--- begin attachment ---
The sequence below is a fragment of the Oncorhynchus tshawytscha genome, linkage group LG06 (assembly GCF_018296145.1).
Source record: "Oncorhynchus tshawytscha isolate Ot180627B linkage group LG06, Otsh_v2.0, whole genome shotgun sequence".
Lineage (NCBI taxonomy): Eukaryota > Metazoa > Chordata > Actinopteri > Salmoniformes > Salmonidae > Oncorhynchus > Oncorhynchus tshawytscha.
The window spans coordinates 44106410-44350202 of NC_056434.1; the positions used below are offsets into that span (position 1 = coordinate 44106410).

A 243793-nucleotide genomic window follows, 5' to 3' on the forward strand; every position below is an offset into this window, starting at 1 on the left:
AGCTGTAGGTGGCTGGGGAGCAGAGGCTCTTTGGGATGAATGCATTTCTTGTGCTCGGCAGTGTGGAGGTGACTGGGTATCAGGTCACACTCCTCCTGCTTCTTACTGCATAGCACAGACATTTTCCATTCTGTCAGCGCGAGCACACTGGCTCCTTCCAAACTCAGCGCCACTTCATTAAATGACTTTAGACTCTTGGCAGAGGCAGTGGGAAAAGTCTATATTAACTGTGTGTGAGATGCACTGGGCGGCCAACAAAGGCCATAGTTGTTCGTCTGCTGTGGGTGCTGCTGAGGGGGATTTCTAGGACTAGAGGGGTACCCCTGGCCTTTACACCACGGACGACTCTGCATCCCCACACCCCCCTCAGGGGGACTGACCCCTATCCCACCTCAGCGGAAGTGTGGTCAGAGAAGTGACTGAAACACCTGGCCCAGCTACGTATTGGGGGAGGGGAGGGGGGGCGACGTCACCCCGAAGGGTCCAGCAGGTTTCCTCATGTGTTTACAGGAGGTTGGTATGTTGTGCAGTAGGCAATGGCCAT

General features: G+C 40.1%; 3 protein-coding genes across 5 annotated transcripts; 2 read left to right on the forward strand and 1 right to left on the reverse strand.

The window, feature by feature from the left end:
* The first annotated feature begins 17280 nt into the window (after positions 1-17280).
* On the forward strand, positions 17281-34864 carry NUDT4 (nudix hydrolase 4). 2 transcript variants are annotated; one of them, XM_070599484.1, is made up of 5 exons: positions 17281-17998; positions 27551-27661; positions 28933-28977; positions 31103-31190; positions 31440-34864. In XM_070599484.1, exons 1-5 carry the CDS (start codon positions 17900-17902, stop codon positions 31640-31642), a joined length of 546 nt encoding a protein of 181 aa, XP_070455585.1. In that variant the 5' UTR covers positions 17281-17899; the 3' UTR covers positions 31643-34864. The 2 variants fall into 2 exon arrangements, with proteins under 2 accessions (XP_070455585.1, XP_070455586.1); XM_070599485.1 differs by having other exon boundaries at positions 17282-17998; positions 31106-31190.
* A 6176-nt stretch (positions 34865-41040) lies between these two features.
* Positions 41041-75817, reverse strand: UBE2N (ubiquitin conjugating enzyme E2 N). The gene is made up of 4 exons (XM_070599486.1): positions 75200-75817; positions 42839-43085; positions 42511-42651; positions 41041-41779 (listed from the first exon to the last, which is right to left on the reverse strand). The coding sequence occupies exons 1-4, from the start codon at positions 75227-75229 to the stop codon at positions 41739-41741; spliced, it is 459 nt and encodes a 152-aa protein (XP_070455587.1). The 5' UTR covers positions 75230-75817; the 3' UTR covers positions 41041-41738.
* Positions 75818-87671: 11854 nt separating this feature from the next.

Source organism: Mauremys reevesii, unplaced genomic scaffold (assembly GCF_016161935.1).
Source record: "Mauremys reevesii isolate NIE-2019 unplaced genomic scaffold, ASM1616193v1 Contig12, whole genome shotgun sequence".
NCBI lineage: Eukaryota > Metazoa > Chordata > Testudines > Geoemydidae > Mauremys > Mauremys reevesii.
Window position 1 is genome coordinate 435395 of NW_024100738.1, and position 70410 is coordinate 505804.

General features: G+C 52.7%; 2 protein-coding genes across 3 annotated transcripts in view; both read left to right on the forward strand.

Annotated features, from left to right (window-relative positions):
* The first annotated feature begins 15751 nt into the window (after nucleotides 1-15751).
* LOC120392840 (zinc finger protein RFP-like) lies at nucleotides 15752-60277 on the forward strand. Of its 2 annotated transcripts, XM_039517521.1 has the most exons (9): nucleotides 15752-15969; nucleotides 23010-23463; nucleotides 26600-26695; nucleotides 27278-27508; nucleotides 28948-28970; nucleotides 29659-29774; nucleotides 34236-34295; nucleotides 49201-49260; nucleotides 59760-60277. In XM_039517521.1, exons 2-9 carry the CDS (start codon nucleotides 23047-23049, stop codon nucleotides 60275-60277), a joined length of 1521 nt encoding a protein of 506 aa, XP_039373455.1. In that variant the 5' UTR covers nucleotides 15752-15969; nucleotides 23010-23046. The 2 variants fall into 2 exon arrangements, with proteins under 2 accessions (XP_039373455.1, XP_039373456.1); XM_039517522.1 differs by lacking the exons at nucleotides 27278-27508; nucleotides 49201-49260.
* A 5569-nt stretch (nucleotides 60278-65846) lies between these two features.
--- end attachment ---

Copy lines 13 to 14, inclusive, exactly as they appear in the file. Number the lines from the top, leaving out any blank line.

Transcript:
* Positions 75818-87671: 11854 nt separating this feature from the next.

Source organism: Mauremys reevesii, unplaced genomic scaffold (assembly GCF_016161935.1).